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Your approach does n^2 comparisons with n=(number of words in list). I took a different aproach of sorting the list then comparing each word only with the following words in the array. This cuts the comparisons by half when n gets large as in this case. I'm curious how grep with the regex will stand up against your approach.

As for the extra overhead for sorting the word list my guess is the extra sorts at the beginning pay off as n gets large. What do you think? I have been wanting to try out benchmarking for some time after seeing you use it so much. This could be a good opportunity.

use warnings; use strict; open LOG, ">", 'wordsinwords_LOG.txt' or die $!; #Sort alphabetically first so identical words end up together. chomp (my @words = sort { length($a) <=> length($b) } sort <DATA>); @words = map {lc} @words; for (my $i=0; $i<$#words; $i++) { my $word = $words[$i]; next if $word eq $words[$i+1]; my @matched = grep {/$word/ and $_ ne "${word}s" and $_ ne "${word +}'s" } @words[$i+1..$#words]; print LOG "$word => @matched\n" if @matched; } __DATA__ at Ate crate tree Trip tread read ad at ads crate's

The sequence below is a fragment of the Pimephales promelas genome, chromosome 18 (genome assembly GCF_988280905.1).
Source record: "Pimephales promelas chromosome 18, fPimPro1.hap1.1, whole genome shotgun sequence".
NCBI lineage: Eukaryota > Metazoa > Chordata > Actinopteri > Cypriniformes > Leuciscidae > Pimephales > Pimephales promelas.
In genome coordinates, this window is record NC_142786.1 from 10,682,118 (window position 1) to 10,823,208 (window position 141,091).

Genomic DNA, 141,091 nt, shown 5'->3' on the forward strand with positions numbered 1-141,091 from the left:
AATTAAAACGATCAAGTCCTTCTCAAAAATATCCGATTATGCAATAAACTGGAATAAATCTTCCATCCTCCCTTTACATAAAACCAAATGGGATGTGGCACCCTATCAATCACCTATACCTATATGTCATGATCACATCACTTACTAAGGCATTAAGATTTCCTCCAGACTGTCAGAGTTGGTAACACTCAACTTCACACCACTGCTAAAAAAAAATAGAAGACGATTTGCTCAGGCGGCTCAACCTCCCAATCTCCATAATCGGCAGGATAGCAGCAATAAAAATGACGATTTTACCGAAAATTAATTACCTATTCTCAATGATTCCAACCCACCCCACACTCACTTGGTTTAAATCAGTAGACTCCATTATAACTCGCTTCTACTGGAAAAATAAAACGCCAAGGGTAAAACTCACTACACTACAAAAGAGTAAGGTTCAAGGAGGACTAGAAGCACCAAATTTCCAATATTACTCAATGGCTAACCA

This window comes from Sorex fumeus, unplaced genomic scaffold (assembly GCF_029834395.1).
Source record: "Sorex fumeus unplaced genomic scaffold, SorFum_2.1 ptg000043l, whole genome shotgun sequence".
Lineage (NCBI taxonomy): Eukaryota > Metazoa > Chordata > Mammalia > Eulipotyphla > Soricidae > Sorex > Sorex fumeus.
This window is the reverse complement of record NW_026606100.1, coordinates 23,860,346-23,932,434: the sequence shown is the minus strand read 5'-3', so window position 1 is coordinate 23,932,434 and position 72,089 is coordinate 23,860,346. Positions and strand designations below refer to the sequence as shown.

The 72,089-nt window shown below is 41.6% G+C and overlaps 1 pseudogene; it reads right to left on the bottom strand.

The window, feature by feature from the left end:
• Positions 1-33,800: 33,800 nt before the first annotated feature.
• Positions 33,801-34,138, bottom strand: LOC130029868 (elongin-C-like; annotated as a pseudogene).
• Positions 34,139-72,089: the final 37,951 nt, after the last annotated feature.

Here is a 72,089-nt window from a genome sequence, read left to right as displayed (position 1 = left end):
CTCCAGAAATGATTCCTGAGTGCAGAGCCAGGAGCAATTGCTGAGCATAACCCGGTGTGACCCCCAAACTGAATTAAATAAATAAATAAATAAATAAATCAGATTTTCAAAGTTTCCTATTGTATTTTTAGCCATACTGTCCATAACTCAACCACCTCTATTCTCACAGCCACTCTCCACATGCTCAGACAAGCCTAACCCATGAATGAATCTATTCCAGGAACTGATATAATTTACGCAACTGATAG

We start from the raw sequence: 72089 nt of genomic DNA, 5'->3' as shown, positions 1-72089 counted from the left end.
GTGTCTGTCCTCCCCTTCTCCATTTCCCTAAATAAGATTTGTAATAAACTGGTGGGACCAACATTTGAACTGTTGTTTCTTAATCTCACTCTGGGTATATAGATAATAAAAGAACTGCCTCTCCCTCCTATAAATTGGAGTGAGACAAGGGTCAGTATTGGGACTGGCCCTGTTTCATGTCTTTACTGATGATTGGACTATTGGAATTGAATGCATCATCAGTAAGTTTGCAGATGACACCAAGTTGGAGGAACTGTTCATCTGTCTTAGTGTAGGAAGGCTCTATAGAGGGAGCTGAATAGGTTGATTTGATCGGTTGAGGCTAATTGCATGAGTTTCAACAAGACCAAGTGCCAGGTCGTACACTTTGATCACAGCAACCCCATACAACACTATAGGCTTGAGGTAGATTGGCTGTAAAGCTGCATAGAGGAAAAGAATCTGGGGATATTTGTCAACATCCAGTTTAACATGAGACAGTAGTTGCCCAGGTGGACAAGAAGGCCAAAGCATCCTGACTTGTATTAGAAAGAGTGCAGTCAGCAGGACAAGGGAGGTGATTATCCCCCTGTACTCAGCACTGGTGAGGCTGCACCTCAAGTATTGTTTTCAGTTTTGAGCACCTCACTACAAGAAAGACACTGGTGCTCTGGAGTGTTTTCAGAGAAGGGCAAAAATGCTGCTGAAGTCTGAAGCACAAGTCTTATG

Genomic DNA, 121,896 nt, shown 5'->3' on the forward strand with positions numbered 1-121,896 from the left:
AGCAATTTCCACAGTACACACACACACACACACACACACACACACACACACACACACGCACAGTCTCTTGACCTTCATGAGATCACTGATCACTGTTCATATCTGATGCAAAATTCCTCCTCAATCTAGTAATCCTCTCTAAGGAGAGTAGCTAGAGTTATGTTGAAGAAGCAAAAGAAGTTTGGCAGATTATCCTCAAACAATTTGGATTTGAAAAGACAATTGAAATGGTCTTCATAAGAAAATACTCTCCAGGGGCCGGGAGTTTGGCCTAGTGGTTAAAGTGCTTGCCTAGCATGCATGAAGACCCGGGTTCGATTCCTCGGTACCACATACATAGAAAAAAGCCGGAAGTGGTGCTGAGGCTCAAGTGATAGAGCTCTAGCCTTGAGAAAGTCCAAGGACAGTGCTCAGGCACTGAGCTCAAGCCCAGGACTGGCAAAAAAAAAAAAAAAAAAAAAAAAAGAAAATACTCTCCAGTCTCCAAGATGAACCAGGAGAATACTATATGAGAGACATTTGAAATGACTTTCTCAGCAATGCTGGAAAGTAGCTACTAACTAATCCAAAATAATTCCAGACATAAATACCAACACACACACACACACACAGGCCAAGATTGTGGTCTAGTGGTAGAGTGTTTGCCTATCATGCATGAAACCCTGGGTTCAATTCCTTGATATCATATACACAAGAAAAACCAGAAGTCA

Log file contains:

ad => read tread at => ate crate crate's ate => crate crate's read => tread

This is interesting. SCOWL (Spell Checker Oriented Word Lists) has 652,000 words plus a range of smaller lists.

In reply to Re^2: Words in Words by Lotus1
in thread Words in Words by sarchasm

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